Yale study finds cold virus thrives in cooler areas of body

A new Yale University study released Monday suggests the common cold virus can reproduce itself more efficiently in cooler temperatures found inside the nose than in the body's warmer core areas.

These findings, recently published in Proceedings of the National Academy of Sciences, seem to confirm the popular belief that it’s easier to catch a cold in cool-weather conditions.

Researchers have known that the rhinovirus, the most frequent cause of the common cold, replicates easily in the slightly cooler environment of the nasal cavity than in the warmer lungs, but the focus of previous studies has been on how body temperature influenced the virus instead of the immune system.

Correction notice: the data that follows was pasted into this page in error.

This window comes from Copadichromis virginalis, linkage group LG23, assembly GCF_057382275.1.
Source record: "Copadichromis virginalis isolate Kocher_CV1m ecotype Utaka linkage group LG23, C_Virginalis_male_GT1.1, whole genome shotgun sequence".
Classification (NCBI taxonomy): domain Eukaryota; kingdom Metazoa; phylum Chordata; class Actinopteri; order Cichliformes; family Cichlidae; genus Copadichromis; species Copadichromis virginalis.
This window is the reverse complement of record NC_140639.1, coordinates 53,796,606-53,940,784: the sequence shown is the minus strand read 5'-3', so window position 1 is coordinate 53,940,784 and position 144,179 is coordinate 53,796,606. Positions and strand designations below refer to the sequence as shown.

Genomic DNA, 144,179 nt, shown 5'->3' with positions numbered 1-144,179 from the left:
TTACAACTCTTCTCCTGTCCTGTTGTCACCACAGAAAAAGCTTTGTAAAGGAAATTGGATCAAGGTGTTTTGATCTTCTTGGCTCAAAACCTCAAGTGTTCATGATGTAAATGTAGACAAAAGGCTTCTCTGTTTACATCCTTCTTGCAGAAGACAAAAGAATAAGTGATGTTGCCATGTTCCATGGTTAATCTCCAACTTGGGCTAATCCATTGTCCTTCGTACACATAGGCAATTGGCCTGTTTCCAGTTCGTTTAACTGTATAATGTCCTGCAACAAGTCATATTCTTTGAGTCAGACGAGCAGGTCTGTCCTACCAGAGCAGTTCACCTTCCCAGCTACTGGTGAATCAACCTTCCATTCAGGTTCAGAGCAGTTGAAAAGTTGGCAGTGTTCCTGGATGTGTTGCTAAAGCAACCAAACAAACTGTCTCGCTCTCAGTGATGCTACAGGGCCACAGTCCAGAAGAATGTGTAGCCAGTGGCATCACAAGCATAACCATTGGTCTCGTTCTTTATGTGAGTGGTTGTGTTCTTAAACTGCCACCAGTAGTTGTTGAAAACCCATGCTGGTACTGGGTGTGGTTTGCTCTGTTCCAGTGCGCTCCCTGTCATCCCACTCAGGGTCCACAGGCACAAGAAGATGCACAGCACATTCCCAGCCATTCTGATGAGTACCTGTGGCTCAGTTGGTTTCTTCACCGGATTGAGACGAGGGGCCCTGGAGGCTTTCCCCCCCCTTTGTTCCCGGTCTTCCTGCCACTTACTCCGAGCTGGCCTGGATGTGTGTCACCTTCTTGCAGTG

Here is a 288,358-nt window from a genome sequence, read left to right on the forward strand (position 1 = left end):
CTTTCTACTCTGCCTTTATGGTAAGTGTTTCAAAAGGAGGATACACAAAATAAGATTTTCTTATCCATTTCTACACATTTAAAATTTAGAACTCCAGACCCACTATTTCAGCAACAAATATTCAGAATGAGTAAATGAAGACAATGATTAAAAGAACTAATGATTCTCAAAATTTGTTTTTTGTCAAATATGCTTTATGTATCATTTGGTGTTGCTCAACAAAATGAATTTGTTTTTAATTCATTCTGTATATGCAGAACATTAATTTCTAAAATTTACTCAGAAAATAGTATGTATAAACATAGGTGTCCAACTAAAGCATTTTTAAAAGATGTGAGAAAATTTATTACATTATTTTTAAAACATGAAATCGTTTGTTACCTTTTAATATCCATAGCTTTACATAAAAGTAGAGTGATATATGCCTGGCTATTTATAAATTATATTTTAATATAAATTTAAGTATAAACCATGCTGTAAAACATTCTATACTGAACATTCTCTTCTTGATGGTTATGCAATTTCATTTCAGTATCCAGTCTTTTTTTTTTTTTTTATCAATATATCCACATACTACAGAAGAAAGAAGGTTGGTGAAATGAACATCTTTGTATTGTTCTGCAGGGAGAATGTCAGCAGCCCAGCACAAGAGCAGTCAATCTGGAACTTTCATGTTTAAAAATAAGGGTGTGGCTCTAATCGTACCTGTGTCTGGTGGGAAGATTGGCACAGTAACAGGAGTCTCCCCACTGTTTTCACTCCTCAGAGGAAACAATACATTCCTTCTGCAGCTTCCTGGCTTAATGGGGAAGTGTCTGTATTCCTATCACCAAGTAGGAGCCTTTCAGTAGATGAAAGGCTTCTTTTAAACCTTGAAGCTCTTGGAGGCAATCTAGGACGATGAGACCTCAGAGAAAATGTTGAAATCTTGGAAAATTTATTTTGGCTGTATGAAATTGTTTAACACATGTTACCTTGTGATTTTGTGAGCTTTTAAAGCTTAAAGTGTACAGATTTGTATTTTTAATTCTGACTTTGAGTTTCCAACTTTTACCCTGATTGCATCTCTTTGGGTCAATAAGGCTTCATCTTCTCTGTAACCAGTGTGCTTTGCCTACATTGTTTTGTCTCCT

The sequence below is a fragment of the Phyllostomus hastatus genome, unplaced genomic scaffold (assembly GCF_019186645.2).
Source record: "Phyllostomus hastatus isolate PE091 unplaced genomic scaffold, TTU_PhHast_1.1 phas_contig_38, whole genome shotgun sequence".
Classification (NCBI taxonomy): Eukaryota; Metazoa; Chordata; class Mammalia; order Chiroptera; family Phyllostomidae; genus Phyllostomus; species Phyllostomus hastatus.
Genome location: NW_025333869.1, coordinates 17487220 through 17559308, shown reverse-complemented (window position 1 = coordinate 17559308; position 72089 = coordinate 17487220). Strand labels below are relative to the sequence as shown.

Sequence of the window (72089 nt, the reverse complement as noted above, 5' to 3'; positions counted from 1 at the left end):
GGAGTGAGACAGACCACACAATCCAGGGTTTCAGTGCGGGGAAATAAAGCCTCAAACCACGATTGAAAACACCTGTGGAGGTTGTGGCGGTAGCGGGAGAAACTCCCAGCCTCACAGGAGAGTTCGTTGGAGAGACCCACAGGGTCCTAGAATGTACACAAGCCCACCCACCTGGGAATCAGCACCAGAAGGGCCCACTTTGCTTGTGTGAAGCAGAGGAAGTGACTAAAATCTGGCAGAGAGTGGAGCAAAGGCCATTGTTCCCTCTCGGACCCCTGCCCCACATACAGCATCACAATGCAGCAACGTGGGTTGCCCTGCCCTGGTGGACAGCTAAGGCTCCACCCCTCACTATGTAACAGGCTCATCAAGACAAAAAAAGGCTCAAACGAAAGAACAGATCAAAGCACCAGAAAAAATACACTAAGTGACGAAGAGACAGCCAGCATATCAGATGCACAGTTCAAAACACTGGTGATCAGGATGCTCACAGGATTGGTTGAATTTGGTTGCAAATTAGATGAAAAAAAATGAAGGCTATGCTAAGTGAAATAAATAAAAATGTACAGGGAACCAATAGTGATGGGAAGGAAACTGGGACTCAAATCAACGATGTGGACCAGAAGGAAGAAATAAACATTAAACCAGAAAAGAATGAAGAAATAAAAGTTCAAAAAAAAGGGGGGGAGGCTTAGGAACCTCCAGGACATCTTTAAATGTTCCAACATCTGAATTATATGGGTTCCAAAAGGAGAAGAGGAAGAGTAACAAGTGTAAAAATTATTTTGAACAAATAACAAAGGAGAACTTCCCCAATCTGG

To investigate the relationship between temperature and immune response, Yale immunology Professor Akiko Iwasaki and a team of Yale researchers spearheaded by Ellen Foxman, a postdoctoral fellow in Iwasaki's lab, examined cells taken from the airways of mice. The team then compared the immune response to the rhinovirus when cells were incubated at 37 degrees Celsius (core body temperature) and four degrees cooler.

"We found that the innate immune response to the rhinovirus is impaired at the lower body temperature compared to the core body temperature," Iwasaki said.

The study also suggested that the varying temperatures influenced the immune response rather than the virus itself; due to immune deficiencies, the virus was able to replicate at the higher temperature.

"That proves it's not just virus-intrinsic, but it's the host's response that's the major contributor," Iwasaki said.

Future research may look at the immune response to rhinovirus-induced asthma.